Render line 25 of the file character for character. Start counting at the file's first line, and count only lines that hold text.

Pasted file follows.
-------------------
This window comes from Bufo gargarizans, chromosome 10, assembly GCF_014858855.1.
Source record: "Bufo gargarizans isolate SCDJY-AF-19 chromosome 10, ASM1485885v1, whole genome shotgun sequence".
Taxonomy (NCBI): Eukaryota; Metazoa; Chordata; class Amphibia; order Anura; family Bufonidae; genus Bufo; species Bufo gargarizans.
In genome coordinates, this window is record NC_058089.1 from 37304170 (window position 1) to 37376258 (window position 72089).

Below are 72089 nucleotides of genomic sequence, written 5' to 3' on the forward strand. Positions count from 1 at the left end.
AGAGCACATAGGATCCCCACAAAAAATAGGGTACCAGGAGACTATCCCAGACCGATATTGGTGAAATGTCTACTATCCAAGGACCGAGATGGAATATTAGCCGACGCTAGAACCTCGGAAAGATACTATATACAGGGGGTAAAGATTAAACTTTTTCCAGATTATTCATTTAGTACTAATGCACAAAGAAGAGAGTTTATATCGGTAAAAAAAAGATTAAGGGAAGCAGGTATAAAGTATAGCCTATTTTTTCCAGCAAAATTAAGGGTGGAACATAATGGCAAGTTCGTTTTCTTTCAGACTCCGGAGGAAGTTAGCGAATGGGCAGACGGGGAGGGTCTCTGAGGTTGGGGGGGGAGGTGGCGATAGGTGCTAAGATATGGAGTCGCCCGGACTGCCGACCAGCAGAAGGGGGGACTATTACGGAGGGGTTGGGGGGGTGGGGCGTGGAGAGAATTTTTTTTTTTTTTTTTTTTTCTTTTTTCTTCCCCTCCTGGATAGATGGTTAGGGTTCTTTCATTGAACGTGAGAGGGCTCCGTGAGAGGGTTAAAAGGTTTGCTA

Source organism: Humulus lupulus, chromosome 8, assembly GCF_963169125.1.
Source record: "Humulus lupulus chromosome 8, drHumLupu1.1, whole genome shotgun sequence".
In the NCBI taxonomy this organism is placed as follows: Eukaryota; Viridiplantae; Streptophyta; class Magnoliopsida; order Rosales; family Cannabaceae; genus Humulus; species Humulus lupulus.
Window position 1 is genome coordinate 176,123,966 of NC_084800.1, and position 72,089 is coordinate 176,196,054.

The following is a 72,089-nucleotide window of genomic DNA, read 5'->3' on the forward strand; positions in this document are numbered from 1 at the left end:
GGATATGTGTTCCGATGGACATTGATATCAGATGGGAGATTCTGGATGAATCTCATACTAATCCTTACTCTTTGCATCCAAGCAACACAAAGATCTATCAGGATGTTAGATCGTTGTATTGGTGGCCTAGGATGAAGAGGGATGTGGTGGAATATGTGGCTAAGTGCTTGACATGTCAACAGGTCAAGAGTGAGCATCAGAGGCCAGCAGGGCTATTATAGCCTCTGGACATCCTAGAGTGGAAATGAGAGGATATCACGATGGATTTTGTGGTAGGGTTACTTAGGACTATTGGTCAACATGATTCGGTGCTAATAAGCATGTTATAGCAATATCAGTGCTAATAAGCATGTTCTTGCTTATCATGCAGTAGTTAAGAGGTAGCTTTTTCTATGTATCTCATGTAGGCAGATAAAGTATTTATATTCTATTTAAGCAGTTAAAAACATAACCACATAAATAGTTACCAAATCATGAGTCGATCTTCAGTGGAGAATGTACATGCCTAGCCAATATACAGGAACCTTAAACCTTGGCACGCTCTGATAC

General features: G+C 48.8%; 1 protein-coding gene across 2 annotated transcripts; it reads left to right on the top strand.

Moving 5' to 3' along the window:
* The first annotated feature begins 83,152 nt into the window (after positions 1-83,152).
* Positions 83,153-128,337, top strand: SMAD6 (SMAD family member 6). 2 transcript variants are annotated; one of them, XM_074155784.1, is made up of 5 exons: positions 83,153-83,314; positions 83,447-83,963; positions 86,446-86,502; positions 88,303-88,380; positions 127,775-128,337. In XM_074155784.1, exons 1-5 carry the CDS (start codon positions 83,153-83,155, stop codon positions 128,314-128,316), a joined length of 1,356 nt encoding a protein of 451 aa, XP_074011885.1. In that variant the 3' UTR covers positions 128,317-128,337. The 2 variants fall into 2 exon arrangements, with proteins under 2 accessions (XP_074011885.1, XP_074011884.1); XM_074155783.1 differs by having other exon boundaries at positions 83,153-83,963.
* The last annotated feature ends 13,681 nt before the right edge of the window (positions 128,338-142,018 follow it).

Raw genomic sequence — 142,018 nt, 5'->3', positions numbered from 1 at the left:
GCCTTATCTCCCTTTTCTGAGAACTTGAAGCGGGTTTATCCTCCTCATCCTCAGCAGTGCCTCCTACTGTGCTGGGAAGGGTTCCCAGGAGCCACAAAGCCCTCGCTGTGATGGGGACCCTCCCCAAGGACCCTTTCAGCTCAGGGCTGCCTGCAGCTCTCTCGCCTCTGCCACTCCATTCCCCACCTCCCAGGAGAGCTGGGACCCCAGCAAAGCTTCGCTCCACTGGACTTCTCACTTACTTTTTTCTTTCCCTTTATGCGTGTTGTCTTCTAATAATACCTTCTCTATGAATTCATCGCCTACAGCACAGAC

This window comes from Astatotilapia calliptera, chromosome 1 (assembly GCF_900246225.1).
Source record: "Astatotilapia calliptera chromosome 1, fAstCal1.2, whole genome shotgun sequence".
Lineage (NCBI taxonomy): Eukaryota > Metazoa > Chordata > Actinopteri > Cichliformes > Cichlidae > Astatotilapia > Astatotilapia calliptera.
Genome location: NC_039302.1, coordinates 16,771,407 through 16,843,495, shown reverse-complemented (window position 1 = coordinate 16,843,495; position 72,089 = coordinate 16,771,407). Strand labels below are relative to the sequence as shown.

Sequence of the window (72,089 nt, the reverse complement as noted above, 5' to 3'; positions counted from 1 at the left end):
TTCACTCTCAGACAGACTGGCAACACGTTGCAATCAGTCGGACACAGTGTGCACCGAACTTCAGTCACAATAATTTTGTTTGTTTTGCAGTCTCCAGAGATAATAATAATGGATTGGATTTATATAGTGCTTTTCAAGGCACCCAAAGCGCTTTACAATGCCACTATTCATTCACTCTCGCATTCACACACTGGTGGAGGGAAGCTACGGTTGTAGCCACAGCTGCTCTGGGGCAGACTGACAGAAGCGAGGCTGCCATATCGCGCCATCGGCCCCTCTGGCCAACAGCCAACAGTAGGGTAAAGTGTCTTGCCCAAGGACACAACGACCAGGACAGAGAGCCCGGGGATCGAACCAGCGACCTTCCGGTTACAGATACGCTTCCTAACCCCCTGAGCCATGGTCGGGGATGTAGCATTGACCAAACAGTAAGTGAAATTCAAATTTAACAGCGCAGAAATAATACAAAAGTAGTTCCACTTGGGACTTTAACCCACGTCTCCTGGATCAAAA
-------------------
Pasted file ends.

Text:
TTCACTCTCAGACAGACTGGCAACACGTTGCAATCAGTCGGACACAGTGTGCACCGAACTTCAGTCACAATAATTTTGTTTGTTTTGCAGTCTCCAGAGATAATAATAATGGATTGGATTTATATAGTGCTTTTCAAGGCACCCAAAGCGCTTTACAATGCCACTATTCATTCACTCTCGCATTCACACACTGGTGGAGGGAAGCTACGGTTGTAGCCACAGCTGCTCTGGGGCAGACTGACAGAAGCGAGGCTGCCATATCGCGCCATCGGCCCCTCTGGCCAACAGCCAACAGTAGGGTAAAGTGTCTTGCCCAAGGACACAACGACCAGGACAGAGAGCCCGGGGATCGAACCAGCGACCTTCCGGTTACAGATACGCTTCCTAACCCCCTGAGCCATGGTCGGGGATGTAGCATTGACCAAACAGTAAGTGAAATTCAAATTTAACAGCGCAGAAATAATACAAAAGTAGTTCCACTTGGGACTTTAACCCACGTCTCCTGGATCAAAA